enum State<T> {
    case pending
    case loading
    case loaded(T)
    case error(Error)
}

func didUpdateFooState(_ resolver: State<Foo>) {
    switch resolver {
    case pending:
        // Show empty data
    case loading:
        // Show loading indicator
    case loaded(let foo):
        // Update UI for the new value of foo
    case error(Error):
        // Present error to user
    }
}

In Kotlin, the enums resemble Java enums. They may have fields, but you use must the same constructor for each case so they are limited in value as they do not represent fundamentally different types, so they cannot be used for the same use cases as Swift enums. However, Kotlin has Sealed Classes which can be used where one would use Swift enums with associated values. Looking at the same example, we can use a when expression to switch over the possible cases of the sealed class Noun.

class Person(val name: String)
class Place(val name: String)
class Thing(val description: String)

// Declare a sealed class
sealed class Noun {
    class PERSON(val person: Person): Noun()
    class PLACE(val place: Place): Noun()
    class THING(val thing: Thing): Noun()
}

// Switch over the possible cases
fun description(noun: Noun) = when (noun) {
    is Noun.PERSON -> noun.person.name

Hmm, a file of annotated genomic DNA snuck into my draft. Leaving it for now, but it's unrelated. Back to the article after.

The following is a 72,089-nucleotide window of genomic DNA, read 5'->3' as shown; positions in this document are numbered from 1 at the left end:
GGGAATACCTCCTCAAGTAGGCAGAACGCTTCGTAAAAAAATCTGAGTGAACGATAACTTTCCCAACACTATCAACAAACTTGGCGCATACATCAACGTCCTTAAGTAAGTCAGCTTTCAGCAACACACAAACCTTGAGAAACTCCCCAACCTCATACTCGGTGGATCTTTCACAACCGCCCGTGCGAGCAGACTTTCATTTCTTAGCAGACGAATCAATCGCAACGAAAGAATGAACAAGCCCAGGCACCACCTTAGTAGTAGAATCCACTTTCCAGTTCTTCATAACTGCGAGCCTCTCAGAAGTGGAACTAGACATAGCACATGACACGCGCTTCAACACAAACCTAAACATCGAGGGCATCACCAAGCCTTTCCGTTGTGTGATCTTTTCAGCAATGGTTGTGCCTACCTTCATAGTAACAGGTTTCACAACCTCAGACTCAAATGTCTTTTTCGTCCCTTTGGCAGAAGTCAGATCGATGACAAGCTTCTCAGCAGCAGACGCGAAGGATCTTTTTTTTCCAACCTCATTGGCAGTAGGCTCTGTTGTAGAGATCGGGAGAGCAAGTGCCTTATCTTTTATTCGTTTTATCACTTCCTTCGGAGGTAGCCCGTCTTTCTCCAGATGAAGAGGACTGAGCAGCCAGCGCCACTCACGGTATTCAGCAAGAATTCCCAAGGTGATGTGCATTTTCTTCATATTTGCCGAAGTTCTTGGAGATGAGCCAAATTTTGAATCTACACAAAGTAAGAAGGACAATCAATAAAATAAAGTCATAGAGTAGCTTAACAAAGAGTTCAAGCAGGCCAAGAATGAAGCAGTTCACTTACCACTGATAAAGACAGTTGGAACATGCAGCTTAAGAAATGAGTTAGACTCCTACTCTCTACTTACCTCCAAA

is Noun.PLACE -> noun.place.name
    is Noun.THING -> noun.thing.description
}

val bob = Person("bob")
val noun = Noun.PERSON(bob)
val desc = description(noun)
println(desc) // bob

Although they generally accomplish the same thing, I believe Swift provides a much more concise syntax.

Annotations

From the Kotlin Annotation Docs:

Annotations are means of attaching metadata to code

When paired with reflection, annotations make magic possible. Kotlin has an extensible annotation system. Swift does not. You can define your own annotations on classes, types, fields, and functions and access them via reflection.

// Declare a function annotation
@Target(AnnotationTarget.FUNCTION)
annotation class RequireRoles(val roles: Array<String>)

// Decorate a function with the RequireRoles annotation 
interface Api {
@RequireRoles(roles = ["admin"])
    fun doSomethingOnlyAnAdminShouldBeAbleToDo()
}

// Find the roles on the function via reflection 
val method = Api::doSomethingOnlyAnAdminShouldBeAbleToDo